Puppies can be exposed to visual stimuli while still in the whelping box. Vivid colors and patterns can be used for bedding; fabric stores often have fleece on sale, which is durable, warm, and comes in a variety of styles. Brightly-colored toys (which are used in the whelping box for tactile stimulation) can also have a visual effect. As the puppies get older, toys that roll, shake, and bounce can develop tracking and acuity. Once the puppies move into a puppy pen, toys can be hung from the ceiling or top of the pen, to teach the puppies to look up as well as around. Puppies should also be encouraged to spend time outside when they're old enough, to chase bugs, falling leaves, dandelion seeds, and each other.
Exposure to normal household sounds should be done early and often. During the first week or so that hearing is developing, sounds should be low or at a distance. Puppies hould be accustomed to noises from the washing machine, dishwasher, vacuum cleaner, televisoin, radio, dogs barking, birds singing, lawnmowers, telephones, and the rattling of pots and pans CD's are available with thunderstorm and fireworks noise (and dog show noises, for show litters); these can be played at a low level when the puppies are eating, nursing, and sleeping. The volume can be gradually increased at the puppies' comfort level. Background music in the puppy are can be provided by a radio, at a low volume and set to a different station every day. This provides gentle exposure to a variety of instrument sounds, rhythms, and ranges. A soft wind-chime can be hung from the puppy pen walls. Noisy toys provide stimulation in many areas; there are toys that squeak, squak, rattle, grunt, giggle, and make realistic animal noises. Every so often puppies should be startled by a sharp, sudden, loud noise, such as a metal food bowl or baking pan or a heavy book dropped from about waist height. Observing the puppies' reactions and recovery times can help breeders evaluate stability of temperament. Properly socializing and sensitizing a litter of puppies to sights and sounds takes some planning. It also requires a time commitment from the breeder, but pays off in the long run. Exposure to a wide variety of visual and oral sitmuli as puppies can prevent fears in adult dogs. Early training and socialization can literally save a puppy's life. Canine behaviorists today agree that early socialization and training are essential. They propose that a puppy begin classes, for both the socializing and training they provide, at ten weeks of age. However, many people, including veterinarians and breeders, are still in the dark ages about the appropriate age at which to begin trainning and socializing a dog.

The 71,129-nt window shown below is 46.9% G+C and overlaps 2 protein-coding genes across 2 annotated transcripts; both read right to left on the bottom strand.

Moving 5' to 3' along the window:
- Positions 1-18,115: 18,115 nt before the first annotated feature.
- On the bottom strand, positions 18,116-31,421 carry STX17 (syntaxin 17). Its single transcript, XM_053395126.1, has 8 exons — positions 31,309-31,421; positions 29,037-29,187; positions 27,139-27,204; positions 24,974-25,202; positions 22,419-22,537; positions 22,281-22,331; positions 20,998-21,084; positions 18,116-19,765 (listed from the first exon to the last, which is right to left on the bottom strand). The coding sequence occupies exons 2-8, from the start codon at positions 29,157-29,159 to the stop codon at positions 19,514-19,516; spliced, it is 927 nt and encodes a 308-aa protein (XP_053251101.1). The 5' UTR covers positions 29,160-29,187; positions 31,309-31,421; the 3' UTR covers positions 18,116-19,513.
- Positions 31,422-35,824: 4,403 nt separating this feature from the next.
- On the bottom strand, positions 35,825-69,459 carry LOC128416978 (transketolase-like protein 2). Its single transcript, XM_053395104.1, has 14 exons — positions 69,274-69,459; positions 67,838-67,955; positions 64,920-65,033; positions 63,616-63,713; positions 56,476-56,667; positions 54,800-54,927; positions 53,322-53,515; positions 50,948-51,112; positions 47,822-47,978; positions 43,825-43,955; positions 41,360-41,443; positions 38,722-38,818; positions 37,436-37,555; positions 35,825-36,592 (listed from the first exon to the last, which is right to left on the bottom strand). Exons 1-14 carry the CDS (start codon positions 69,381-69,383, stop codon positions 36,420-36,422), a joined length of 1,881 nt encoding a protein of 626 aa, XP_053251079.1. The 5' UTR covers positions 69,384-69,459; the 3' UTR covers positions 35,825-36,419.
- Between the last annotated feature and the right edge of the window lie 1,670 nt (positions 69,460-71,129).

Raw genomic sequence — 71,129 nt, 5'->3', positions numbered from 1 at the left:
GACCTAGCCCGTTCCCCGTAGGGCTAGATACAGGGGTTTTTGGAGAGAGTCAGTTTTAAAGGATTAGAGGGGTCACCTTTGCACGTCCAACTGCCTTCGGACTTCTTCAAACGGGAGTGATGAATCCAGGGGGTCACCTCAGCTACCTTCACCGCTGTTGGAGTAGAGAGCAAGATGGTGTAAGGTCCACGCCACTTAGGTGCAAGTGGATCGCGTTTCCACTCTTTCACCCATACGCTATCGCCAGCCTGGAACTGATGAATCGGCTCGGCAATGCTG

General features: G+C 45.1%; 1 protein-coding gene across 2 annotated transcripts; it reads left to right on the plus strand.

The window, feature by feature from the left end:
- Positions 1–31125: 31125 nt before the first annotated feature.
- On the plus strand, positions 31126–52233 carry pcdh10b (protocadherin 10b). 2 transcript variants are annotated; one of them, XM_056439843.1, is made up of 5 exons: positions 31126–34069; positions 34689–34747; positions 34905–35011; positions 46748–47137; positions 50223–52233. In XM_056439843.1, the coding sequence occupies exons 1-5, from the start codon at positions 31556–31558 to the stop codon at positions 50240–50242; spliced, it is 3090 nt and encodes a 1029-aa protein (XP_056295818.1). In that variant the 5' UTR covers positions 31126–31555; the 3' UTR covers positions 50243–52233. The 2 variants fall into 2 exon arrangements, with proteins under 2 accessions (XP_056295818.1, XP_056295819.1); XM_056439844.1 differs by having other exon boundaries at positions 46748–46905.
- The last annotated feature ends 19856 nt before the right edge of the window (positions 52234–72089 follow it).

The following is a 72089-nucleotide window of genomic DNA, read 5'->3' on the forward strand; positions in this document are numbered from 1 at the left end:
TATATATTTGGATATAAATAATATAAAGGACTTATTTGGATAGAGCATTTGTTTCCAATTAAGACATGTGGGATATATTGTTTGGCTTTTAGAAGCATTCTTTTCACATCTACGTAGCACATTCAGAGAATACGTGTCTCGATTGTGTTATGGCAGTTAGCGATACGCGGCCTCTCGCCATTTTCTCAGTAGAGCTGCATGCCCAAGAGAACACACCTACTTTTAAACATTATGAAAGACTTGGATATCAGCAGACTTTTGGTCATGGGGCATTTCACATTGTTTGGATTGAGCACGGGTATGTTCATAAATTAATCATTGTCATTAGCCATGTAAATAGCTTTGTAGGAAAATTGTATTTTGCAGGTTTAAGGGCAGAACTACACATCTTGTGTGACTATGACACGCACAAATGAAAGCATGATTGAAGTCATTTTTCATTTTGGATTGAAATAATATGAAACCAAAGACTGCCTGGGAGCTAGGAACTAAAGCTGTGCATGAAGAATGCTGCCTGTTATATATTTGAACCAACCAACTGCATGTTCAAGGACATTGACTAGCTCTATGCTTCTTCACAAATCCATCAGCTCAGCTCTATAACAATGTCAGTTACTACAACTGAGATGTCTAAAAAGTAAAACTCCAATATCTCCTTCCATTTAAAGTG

No need to Wait Until the Puppy is Completely Inoculated or a Bit Older
Some breeders and beterinarians caution against putting a puppy into a training class or social situations with other dogs too soon for fear that they might contract a disease before they are completely inoculated. Theyy are stress waiting until the dog is six months to one year old before beginning. However, many canine behaviorists argue that the disease risks to a puppy that is exposed to other healthy puppies in a well-run puppy class are minimal compared to the problems that often arise baecause that puppy was not socialized or trained early on. Given that the window of opportunity for socializing a puppy with other dogs is anywhere from four weeks to four months, it doesn't make sense to wait. Yet so many dogs find their way to a trainer only after the undesireable behavior and aggression are well established. In the past, heavy handed, choke-chain and other harsh methos precluded having a puppy training too early. Thankfullly, these methos are slowly dying out in favor of positive reinforcement and canine-friendly training techniques.
Puppies, as well as Mature Dogs, Need Year-Round Socilization with Other Dogs
Many dog owners, as well meaning and caring as they may be, are not aware of the consequences of under-socialization. They are not aware of the negative effects on a dog that is, for the most part, isolated from other dogs. Fear aggression and its by-product leash aggression are two of the most common problems among dogs that have not been socialized with other dogs. Puppies need to be exposed to the full range of dogs---all sizes, ages, and breeds---as early as and as much as possible Year-round interaction with other dogs is necessary. Pulling a dog out of the canine social milieu for any reason--bad winter weather or busy schedules, for example--can seriously affect his social habits. Remember, a month in a puppy's life is equivalent to a year in a human's life. Limited social access for long stretches of time can have radically negative effects on a puppy's social health. Dr. Ian Dunbar, a veterinarian and internationally recognized animal behaviorist, has cautioned that "the nuymber one cause of death among dogs is bad behavior (from lack of training and socilization)." A dog's life is literally in the hands of his/her owner.